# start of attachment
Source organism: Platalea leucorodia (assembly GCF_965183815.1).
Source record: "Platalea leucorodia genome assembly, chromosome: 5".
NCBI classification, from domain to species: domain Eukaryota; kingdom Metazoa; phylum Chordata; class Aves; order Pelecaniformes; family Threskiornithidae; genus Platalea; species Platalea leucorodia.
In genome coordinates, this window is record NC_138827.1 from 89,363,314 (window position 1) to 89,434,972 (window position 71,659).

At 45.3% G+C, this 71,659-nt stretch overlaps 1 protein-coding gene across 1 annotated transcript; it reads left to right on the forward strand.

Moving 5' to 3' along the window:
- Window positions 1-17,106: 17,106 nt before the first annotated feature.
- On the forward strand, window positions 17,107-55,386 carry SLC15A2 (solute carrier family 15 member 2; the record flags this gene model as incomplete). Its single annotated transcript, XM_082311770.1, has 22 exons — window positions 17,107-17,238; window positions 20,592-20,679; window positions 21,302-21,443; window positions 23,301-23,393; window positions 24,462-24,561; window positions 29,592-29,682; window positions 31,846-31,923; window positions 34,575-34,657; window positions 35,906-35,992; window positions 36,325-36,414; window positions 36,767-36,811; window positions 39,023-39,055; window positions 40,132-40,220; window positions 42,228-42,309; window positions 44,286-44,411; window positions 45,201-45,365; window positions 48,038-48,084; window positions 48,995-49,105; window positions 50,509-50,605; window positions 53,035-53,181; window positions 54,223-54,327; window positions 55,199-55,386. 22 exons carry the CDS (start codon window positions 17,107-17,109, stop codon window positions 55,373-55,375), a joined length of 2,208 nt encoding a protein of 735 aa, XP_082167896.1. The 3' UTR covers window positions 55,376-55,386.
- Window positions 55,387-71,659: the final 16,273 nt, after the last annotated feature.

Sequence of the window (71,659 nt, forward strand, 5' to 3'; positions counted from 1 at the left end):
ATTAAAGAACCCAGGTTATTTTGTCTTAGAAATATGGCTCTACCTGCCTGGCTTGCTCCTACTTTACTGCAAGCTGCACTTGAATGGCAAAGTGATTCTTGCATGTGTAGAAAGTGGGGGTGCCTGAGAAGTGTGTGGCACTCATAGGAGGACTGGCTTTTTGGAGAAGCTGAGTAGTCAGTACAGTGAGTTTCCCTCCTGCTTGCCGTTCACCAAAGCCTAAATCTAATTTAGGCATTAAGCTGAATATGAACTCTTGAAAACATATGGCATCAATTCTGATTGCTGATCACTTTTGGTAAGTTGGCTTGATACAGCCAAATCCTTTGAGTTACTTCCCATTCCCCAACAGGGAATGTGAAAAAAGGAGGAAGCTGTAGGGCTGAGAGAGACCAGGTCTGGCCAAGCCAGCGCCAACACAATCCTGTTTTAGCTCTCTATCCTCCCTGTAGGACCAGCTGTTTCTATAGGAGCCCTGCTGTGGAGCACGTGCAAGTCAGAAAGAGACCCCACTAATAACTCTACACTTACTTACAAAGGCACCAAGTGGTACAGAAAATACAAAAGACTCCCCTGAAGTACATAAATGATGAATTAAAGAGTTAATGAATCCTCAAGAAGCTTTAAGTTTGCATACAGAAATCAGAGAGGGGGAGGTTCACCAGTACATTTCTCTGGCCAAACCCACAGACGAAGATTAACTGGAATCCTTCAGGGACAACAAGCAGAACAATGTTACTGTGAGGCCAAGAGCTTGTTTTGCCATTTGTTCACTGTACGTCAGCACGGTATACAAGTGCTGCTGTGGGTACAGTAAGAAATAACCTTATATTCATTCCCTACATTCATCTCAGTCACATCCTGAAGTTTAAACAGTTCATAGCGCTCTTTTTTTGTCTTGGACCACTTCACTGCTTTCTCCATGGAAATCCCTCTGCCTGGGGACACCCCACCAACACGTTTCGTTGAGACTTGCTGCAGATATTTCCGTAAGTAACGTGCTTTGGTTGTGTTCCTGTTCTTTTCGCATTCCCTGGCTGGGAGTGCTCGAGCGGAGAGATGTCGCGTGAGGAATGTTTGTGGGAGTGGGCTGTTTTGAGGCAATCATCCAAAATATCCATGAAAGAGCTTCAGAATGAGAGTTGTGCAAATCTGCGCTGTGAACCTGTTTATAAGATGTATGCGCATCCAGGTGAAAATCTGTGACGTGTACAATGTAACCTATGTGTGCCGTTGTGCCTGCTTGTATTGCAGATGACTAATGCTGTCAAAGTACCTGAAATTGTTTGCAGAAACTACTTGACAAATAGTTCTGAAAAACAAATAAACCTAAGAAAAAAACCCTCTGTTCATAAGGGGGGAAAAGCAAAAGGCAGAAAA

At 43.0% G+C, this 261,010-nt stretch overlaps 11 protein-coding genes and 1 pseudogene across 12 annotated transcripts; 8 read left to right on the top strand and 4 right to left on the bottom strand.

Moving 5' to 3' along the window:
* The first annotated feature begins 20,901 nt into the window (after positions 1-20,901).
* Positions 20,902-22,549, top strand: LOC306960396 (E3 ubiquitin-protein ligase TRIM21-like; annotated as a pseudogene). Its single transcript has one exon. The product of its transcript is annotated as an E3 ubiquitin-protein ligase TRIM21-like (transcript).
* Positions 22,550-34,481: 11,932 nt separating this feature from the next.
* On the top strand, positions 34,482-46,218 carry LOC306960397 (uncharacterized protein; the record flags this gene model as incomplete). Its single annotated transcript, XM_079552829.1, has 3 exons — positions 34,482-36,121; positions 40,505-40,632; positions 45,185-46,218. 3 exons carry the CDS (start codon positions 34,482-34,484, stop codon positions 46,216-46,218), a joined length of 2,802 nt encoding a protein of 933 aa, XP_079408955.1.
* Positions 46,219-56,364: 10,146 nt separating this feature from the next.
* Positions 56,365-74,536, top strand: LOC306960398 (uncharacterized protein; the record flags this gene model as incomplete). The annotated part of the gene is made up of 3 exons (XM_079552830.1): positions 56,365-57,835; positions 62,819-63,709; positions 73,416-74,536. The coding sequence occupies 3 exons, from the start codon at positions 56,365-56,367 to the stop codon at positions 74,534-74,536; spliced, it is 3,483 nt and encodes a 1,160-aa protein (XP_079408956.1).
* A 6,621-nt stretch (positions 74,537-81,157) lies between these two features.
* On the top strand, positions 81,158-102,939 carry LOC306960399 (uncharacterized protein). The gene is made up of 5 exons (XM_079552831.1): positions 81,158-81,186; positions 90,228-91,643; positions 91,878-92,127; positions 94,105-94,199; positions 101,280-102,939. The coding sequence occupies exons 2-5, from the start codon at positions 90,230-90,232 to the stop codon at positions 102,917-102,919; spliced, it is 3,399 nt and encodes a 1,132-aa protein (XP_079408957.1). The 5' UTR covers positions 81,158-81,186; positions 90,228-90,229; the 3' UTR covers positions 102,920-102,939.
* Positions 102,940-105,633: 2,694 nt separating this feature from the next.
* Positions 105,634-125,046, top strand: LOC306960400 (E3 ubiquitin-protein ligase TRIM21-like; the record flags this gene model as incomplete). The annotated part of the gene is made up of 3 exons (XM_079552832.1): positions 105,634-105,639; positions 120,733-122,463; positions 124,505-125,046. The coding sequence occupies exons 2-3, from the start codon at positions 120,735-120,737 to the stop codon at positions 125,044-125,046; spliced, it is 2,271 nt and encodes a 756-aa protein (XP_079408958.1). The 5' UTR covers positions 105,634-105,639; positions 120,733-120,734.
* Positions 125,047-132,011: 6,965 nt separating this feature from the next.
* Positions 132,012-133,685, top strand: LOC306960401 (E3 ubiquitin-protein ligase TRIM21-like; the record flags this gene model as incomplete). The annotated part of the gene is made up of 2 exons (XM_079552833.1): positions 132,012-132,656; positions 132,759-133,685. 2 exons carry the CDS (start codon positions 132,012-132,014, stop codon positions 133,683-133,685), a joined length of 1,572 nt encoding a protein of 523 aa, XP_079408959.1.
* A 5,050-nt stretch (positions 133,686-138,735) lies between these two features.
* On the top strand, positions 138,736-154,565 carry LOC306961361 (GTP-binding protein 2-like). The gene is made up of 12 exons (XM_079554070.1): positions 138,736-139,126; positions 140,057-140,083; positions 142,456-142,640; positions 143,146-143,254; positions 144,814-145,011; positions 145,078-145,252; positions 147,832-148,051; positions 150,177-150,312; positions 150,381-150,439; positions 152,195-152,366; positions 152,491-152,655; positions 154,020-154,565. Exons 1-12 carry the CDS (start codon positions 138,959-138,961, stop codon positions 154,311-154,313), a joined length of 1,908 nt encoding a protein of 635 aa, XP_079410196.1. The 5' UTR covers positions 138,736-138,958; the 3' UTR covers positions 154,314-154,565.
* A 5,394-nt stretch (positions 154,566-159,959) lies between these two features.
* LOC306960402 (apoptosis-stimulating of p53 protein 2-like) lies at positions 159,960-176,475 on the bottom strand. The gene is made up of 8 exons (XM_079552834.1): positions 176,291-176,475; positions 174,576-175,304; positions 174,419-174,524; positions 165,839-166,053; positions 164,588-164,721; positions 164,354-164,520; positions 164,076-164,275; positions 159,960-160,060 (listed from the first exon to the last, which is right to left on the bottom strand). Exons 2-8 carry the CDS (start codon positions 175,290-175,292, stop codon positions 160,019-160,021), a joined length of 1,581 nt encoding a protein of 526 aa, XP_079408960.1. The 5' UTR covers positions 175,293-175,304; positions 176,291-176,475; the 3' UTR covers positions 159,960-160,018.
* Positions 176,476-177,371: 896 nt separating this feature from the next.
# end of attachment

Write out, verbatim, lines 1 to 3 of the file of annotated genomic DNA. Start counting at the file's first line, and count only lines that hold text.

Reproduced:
Source organism: Platalea leucorodia (assembly GCF_965183815.1).
Source record: "Platalea leucorodia genome assembly, chromosome: 5".
NCBI classification, from domain to species: domain Eukaryota; kingdom Metazoa; phylum Chordata; class Aves; order Pelecaniformes; family Threskiornithidae; genus Platalea; species Platalea leucorodia.